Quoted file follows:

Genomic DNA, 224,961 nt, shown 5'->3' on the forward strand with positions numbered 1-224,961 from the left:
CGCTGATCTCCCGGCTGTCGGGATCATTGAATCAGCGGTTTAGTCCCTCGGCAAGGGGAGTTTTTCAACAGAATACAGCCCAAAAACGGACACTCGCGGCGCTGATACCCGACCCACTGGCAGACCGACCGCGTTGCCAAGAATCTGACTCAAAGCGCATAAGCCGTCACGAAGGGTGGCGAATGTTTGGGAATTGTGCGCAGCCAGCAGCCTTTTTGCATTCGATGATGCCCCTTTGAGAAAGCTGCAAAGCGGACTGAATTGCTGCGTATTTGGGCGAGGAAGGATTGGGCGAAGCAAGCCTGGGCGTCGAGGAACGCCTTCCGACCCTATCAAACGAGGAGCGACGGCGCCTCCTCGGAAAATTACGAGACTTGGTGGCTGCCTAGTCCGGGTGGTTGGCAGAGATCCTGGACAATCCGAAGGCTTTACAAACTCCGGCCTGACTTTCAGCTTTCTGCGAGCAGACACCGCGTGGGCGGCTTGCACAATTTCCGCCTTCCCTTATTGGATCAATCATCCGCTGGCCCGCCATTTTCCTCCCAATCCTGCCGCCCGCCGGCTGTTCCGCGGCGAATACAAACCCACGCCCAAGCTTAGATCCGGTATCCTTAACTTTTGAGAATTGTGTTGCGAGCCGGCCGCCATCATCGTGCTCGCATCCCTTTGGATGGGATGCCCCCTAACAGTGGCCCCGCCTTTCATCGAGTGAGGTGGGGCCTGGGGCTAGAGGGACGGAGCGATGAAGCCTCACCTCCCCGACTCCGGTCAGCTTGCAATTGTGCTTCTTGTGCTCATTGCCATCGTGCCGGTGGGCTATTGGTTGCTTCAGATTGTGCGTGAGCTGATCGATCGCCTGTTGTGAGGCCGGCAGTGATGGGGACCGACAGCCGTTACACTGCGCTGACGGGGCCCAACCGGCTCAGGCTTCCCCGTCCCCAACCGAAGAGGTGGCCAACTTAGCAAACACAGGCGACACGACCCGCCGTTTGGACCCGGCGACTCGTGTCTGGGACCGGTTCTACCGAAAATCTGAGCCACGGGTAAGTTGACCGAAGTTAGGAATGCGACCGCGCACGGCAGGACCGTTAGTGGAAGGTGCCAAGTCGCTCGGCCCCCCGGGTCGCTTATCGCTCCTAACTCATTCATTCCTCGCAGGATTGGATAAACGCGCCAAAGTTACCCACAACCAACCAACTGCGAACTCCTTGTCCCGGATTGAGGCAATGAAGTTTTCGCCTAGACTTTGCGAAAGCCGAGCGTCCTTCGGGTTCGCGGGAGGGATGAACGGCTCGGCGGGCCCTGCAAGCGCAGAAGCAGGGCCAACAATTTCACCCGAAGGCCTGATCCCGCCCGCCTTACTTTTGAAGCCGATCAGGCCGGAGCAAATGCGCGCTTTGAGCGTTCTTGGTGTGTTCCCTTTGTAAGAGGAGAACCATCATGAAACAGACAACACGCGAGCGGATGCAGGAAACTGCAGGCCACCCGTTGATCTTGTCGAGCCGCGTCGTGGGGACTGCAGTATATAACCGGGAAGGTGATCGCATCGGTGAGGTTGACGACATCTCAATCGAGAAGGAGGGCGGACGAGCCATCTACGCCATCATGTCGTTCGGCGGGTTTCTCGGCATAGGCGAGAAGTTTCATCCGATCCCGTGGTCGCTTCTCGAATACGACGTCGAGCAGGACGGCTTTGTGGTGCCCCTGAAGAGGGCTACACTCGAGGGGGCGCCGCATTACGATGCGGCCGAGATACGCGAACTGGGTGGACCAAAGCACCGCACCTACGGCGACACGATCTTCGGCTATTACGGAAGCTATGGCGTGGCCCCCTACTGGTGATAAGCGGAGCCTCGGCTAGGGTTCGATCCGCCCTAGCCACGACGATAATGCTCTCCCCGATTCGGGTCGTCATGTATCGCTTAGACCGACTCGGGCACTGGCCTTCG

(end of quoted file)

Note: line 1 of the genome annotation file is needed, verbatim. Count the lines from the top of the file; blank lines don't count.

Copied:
Genomic DNA, 224,961 nt, shown 5'->3' on the forward strand with positions numbered 1-224,961 from the left: